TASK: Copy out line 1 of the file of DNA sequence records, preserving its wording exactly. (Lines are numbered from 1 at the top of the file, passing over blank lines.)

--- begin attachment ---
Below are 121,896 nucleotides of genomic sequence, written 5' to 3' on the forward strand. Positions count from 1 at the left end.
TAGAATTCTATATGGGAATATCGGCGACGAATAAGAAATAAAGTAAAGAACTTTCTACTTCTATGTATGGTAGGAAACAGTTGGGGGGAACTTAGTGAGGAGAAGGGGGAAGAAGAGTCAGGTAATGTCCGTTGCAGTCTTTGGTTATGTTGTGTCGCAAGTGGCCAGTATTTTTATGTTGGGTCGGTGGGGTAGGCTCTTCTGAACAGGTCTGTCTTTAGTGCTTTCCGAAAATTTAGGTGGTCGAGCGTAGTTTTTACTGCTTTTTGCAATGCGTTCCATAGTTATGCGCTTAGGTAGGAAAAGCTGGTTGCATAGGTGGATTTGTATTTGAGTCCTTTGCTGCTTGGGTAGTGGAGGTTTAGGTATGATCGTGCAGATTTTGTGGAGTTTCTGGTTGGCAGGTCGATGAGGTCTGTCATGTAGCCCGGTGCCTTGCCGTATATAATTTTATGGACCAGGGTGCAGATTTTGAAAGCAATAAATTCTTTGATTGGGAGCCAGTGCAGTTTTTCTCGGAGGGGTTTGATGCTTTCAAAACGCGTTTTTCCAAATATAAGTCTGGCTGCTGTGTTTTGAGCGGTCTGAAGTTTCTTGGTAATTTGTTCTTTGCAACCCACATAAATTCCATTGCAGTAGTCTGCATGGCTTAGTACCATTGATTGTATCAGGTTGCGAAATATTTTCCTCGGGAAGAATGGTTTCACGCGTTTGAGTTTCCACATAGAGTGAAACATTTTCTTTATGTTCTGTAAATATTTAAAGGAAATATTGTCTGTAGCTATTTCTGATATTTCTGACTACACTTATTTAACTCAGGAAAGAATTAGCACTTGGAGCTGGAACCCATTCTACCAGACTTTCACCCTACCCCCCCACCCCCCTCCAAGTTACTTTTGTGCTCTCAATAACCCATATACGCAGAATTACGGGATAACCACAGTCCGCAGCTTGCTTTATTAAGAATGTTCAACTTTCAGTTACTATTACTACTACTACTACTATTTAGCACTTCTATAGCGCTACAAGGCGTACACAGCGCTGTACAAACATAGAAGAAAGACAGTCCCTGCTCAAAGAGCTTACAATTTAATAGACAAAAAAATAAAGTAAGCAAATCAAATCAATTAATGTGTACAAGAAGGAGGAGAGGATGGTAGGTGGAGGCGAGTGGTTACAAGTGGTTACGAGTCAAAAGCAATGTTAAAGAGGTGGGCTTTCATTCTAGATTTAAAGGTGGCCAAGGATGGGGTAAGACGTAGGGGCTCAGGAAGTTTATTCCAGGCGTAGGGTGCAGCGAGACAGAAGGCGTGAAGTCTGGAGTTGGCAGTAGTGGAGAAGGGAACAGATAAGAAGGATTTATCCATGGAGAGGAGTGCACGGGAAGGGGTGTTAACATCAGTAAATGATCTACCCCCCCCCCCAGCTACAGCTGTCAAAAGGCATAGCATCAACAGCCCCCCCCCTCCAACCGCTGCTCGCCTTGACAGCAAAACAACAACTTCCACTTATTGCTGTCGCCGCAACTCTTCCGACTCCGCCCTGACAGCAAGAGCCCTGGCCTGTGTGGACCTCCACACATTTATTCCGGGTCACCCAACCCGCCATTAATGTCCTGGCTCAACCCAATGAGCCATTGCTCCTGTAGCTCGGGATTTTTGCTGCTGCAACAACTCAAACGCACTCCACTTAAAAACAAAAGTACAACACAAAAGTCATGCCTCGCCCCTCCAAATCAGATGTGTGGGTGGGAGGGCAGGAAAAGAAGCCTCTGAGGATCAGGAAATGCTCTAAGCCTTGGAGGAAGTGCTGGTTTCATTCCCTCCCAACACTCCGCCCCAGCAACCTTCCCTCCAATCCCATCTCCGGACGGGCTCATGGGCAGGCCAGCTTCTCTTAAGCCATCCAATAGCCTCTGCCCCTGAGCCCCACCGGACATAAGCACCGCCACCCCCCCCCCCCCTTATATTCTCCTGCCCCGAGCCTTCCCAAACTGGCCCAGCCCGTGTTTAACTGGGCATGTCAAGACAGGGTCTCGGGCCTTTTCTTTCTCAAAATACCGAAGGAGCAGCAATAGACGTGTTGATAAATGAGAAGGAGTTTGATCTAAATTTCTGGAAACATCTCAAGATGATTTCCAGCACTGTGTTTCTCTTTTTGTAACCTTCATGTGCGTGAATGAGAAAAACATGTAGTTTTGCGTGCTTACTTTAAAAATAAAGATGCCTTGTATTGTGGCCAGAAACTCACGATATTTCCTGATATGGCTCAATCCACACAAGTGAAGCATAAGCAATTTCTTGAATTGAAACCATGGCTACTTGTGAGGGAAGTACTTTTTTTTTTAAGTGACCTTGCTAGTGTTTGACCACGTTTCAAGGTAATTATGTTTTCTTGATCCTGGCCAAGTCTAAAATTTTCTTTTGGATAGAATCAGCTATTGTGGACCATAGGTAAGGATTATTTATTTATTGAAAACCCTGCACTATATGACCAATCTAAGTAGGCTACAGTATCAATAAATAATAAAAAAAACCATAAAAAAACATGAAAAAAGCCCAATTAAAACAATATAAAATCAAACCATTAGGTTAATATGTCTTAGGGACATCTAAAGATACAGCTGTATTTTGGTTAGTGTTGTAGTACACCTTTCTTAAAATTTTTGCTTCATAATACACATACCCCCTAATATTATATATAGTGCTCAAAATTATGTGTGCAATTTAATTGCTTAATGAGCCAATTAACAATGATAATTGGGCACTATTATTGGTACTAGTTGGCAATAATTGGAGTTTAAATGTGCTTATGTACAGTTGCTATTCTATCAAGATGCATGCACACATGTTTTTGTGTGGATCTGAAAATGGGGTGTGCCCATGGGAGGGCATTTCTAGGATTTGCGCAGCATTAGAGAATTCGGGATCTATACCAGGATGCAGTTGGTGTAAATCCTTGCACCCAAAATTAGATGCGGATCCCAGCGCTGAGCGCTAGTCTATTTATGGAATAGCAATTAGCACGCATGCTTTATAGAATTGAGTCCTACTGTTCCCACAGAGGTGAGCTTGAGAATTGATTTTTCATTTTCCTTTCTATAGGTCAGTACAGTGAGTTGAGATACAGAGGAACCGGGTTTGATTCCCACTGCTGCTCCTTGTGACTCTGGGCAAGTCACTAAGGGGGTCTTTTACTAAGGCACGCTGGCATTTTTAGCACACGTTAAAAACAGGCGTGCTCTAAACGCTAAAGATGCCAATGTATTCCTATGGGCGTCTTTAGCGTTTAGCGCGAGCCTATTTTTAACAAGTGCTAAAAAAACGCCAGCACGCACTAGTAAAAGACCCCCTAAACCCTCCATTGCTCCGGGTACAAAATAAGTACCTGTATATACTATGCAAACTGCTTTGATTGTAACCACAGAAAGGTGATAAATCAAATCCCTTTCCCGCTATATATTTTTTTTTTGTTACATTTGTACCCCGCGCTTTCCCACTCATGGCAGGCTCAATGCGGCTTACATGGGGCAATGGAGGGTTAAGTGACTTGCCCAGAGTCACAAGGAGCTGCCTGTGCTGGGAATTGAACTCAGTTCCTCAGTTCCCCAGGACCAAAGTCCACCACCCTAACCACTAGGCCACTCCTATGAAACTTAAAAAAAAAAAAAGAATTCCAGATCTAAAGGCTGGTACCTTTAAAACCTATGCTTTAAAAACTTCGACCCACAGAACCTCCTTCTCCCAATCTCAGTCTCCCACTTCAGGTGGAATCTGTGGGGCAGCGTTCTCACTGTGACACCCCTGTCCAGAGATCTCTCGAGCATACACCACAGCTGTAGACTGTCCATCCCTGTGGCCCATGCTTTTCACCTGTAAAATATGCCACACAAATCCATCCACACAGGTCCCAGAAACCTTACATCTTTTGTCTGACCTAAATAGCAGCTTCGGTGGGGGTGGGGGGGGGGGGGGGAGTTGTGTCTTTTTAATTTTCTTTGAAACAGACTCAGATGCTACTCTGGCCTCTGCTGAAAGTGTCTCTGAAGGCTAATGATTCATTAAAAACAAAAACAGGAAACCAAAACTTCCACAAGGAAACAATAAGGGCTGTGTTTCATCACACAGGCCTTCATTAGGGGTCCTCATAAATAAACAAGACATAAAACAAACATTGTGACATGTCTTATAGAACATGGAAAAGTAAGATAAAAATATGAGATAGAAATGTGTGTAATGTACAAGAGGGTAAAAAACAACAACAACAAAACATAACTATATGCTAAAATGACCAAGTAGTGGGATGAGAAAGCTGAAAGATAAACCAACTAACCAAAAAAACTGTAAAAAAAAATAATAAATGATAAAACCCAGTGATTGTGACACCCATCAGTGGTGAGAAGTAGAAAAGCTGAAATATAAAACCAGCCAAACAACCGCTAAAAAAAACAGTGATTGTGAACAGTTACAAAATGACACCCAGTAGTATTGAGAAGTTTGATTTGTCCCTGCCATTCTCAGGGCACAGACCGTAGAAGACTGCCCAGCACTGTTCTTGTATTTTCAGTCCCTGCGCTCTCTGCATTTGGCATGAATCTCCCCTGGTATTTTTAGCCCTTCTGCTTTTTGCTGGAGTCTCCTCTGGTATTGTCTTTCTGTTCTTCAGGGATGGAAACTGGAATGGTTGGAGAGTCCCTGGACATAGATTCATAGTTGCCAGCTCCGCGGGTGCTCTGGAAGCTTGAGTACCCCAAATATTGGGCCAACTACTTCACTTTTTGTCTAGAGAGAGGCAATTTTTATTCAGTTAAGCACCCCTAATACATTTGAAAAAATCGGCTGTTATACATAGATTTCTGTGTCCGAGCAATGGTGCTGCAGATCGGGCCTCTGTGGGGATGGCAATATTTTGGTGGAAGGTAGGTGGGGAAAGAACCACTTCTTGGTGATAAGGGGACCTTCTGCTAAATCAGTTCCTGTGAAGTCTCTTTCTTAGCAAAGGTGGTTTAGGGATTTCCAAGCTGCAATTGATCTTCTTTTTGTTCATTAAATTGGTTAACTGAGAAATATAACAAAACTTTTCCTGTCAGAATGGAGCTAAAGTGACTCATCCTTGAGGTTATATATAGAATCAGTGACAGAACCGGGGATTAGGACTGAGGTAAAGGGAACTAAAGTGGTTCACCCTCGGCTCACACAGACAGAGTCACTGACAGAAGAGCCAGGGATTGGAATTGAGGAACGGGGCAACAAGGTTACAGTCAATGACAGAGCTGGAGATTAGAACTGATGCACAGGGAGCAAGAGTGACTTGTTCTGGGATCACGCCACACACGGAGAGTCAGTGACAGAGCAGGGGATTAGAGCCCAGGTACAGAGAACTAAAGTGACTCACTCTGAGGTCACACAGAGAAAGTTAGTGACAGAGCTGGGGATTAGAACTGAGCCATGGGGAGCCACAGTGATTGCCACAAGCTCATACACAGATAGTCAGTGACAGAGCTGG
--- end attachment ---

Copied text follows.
Below are 121,896 nucleotides of genomic sequence, written 5' to 3' on the forward strand. Positions count from 1 at the left end.